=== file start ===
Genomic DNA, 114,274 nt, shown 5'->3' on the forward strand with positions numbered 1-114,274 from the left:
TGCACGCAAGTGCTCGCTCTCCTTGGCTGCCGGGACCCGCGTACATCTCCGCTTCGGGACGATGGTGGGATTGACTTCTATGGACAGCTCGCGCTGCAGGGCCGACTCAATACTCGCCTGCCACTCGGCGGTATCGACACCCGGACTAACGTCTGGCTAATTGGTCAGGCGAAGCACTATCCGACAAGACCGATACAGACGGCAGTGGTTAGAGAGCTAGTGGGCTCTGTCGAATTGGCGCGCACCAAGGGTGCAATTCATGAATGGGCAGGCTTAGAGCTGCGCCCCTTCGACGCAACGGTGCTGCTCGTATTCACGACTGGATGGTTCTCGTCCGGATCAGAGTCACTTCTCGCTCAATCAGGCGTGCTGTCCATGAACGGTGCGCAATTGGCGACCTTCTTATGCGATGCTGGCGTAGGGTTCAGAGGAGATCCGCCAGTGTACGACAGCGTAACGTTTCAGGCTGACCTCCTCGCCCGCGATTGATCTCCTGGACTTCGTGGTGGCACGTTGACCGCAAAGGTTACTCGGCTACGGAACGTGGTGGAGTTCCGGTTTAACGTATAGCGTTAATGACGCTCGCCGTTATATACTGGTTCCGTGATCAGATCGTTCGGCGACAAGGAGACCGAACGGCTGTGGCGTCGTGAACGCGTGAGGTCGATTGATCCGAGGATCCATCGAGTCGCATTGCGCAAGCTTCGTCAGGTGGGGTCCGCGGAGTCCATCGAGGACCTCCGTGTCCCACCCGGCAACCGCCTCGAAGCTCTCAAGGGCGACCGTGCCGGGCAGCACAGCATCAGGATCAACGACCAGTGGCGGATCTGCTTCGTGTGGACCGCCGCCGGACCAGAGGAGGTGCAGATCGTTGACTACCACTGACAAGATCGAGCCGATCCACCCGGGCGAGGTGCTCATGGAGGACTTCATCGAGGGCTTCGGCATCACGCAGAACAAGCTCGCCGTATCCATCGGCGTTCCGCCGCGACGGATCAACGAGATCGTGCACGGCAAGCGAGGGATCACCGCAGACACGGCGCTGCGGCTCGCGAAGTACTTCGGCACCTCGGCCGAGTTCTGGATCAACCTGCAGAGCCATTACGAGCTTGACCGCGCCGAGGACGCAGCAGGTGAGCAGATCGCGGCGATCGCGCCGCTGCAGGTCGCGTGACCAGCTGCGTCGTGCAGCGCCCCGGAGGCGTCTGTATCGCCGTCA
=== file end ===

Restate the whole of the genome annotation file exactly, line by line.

Genomic DNA, 114,274 nt, shown 5'->3' on the forward strand with positions numbered 1-114,274 from the left:
TGCACGCAAGTGCTCGCTCTCCTTGGCTGCCGGGACCCGCGTACATCTCCGCTTCGGGACGATGGTGGGATTGACTTCTATGGACAGCTCGCGCTGCAGGGCCGACTCAATACTCGCCTGCCACTCGGCGGTATCGACACCCGGACTAACGTCTGGCTAATTGGTCAGGCGAAGCACTATCCGACAAGACCGATACAGACGGCAGTGGTTAGAGAGCTAGTGGGCTCTGTCGAATTGGCGCGCACCAAGGGTGCAATTCATGAATGGGCAGGCTTAGAGCTGCGCCCCTTCGACGCAACGGTGCTGCTCGTATTCACGACTGGATGGTTCTCGTCCGGATCAGAGTCACTTCTCGCTCAATCAGGCGTGCTGTCCATGAACGGTGCGCAATTGGCGACCTTCTTATGCGATGCTGGCGTAGGGTTCAGAGGAGATCCGCCAGTGTACGACAGCGTAACGTTTCAGGCTGACCTCCTCGCCCGCGATTGATCTCCTGGACTTCGTGGTGGCACGTTGACCGCAAAGGTTACTCGGCTACGGAACGTGGTGGAGTTCCGGTTTAACGTATAGCGTTAATGACGCTCGCCGTTATATACTGGTTCCGTGATCAGATCGTTCGGCGACAAGGAGACCGAACGGCTGTGGCGTCGTGAACGCGTGAGGTCGATTGATCCGAGGATCCATCGAGTCGCATTGCGCAAGCTTCGTCAGGTGGGGTCCGCGGAGTCCATCGAGGACCTCCGTGTCCCACCCGGCAACCGCCTCGAAGCTCTCAAGGGCGACCGTGCCGGGCAGCACAGCATCAGGATCAACGACCAGTGGCGGATCTGCTTCGTGTGGACCGCCGCCGGACCAGAGGAGGTGCAGATCGTTGACTACCACTGACAAGATCGAGCCGATCCACCCGGGCGAGGTGCTCATGGAGGACTTCATCGAGGGCTTCGGCATCACGCAGAACAAGCTCGCCGTATCCATCGGCGTTCCGCCGCGACGGATCAACGAGATCGTGCACGGCAAGCGAGGGATCACCGCAGACACGGCGCTGCGGCTCGCGAAGTACTTCGGCACCTCGGCCGAGTTCTGGATCAACCTGCAGAGCCATTACGAGCTTGACCGCGCCGAGGACGCAGCAGGTGAGCAGATCGCGGCGATCGCGCCGCTGCAGGTCGCGTGACCAGCTGCGTCGTGCAGCGCCCCGGAGGCGTCTGTATCGCCGTCA